(Bloomberg) -- Latin American e-commerce and fintech firm MercadoLibre Inc. has filed a complaint with antitrust regulators in its largest markets of Brazil and Mexico against Apple Inc., claiming that the US tech firm has broken anticompetitive practices.
MercadoLibre alleges that Apple is violating anti-competitive practices by prohibiting third-parties from distributing digital goods on iOS apps, Head of Antitrust Paolo Benedetti said in an interview. In addition to hurting developers, that policy also leads to higher prices due to the large commissions that Apple charges, he said.
The Buenos Aires-based company has submitted a complaint that claims that Apple limits the emergence of distributors of digital goods and services and restricts the distribution of content within its platforms. It adds that the company forces developers to use Apple’s payment processor, which leads to an “undue increase in costs” and limits companies’ distribution channels.
The Apple press office did not immediately reply to an emailed request for comment.
The complaint adds to a series of antitrust cases around the world. Apple usually requires developers to use its own payment system, which helps it ensure a commission for apps on its platform. That tight control over app payments has attracted lawsuits and antitrust scrutiny, often focusing on Apple’s refusal to allow developers to steer users to other payment methods.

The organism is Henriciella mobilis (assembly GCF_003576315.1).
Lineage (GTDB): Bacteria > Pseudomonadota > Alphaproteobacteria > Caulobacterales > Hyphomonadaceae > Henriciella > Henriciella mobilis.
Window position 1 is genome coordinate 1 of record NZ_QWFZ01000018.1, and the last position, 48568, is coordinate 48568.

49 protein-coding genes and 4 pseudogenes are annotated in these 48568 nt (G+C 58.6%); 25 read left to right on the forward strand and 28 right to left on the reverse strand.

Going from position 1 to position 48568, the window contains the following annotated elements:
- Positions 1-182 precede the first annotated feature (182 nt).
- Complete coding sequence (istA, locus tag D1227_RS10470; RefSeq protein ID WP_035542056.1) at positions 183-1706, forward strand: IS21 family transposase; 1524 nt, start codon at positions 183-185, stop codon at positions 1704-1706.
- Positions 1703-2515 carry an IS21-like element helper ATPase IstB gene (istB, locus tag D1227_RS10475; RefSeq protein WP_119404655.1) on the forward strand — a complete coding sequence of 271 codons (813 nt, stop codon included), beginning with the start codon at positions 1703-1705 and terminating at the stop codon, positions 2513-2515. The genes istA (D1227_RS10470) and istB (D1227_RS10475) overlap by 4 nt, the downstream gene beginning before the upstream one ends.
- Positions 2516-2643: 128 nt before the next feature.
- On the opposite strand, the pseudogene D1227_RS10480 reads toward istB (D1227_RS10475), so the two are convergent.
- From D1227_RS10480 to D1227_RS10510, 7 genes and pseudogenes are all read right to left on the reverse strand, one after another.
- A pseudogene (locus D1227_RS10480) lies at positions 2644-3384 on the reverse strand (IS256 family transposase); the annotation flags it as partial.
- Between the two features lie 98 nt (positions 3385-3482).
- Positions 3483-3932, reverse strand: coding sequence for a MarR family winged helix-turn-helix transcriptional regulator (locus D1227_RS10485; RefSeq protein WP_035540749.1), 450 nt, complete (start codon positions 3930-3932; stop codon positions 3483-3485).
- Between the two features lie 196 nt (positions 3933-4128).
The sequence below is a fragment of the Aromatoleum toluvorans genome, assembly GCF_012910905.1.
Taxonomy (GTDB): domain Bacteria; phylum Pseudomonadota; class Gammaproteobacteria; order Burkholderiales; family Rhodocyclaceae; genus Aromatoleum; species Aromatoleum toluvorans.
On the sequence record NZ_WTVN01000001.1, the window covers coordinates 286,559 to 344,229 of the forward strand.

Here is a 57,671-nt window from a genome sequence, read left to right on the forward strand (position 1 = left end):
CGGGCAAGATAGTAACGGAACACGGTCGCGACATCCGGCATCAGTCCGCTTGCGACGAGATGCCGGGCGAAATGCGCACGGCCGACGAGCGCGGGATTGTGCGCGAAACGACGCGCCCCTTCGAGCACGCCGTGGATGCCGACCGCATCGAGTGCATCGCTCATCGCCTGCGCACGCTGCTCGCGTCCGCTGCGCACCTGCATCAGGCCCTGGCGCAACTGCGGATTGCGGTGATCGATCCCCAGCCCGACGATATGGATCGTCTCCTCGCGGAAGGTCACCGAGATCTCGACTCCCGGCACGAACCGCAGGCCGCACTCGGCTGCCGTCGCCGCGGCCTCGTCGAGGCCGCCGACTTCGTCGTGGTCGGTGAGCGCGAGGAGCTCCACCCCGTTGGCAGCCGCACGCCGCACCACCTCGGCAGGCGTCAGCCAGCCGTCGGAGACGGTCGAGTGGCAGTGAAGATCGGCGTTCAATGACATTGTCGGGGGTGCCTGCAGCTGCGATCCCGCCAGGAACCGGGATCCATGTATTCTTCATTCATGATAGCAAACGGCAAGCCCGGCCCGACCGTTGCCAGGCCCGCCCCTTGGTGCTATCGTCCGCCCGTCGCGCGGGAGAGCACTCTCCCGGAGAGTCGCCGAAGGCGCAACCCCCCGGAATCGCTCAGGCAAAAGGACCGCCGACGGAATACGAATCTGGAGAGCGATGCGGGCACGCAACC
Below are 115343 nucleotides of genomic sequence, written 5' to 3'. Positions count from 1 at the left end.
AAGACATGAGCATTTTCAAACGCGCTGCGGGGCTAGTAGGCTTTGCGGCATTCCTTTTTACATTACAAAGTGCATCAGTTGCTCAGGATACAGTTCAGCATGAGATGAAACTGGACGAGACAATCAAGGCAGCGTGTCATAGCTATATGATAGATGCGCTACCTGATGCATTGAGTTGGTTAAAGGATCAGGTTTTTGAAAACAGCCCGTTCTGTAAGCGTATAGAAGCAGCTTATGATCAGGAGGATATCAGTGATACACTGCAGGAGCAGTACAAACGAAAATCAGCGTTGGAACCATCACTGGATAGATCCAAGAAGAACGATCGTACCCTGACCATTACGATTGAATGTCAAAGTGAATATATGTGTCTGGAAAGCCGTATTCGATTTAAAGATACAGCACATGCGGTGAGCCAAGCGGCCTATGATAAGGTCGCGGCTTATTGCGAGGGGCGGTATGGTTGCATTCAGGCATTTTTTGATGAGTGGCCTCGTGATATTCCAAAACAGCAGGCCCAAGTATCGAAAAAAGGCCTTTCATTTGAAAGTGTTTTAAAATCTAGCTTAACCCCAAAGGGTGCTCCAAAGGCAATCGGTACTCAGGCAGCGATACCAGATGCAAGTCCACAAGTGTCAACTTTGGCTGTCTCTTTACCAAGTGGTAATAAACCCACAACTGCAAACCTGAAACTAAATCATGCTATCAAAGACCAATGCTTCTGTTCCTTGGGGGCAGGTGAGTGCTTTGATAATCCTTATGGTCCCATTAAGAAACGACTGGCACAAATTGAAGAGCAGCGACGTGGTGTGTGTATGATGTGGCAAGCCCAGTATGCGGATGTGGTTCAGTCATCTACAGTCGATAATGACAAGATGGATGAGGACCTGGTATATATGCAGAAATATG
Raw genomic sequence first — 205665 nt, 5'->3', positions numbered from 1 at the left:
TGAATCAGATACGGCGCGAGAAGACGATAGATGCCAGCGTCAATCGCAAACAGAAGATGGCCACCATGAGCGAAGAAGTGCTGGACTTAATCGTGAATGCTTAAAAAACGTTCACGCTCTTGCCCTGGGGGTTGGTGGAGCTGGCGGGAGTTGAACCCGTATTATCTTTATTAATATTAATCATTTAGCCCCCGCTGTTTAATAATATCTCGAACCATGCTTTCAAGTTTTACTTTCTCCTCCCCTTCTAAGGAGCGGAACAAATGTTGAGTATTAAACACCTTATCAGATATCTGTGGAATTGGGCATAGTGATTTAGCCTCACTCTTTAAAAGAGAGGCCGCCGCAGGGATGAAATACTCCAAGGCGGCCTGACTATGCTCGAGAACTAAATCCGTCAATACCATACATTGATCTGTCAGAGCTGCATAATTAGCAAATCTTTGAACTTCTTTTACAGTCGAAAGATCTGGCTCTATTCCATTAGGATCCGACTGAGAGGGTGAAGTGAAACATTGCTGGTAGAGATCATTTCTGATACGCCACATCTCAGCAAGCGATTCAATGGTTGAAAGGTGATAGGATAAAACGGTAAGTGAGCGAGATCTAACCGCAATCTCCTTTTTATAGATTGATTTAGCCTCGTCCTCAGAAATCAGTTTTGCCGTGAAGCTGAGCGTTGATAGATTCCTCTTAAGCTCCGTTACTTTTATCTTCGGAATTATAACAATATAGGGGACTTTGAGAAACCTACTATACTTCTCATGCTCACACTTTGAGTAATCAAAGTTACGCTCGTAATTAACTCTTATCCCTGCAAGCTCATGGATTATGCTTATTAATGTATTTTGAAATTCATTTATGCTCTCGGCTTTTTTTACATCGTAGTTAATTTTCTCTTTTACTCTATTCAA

“We’re going a step further from what other agencies had said by questioning Apple’s monopoly to distribute third-party digital content,” Benedetti said. “We’re a marketplace for physical goods, but we’re also interested in becoming a marketplace for digital goods.”
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The Buenos Aires-based company operates in 18 countries across Latin America and has expanded into financial technology in recent years, with fintech revenues becoming the fastest-growing portion of the company. Among the digital services the company could offer without the existing limitations are e-books, video streaming, audio streaming, video games, subscriptions, or even apps, Benedetti said.
For example, MercadoLibre currently offers subscriptions to Disney+ and HBO to Android users in its loyalty program, but it does not currently do so to iOS users.
MercadoLibre shares fell 6.7% in New York trading while Apple’s shares were down 1.2%. That compares with a 2.2% decline for the broader Nasdaq.
In June, the Dutch consumer protection regulator ruled that the tech firm will have to allow alternative payment methods in dating apps. The company, alongside Google’s parent company Alphabet Inc., also faces an in-depth probe from Britain’s antitrust watchdog after a study concluded they have the power to “exercise a stranglehold” over operating systems, app stores and web browsers on mobile devices.
In the US, the company also faces a probe from the Justice Department after Epic, the maker of the popular Fortnite game, asked the Ninth US Circuit Court of Appeals to find that Apple’s online marketplace policies are anticompetitive.
MercadoLibre’s complaint was filed before Mexico’s Federal Telecommunications Institute (IFT) and Federal Economic Competition Commission (COFECE), and Brazil’s Administrative Council for Economic Defense (CADE). The process initiated through these organizations could take about two to two years and a half to be resolved.
--With assistance from Vinícius Andrade.
(Updates with additional comments, background.)
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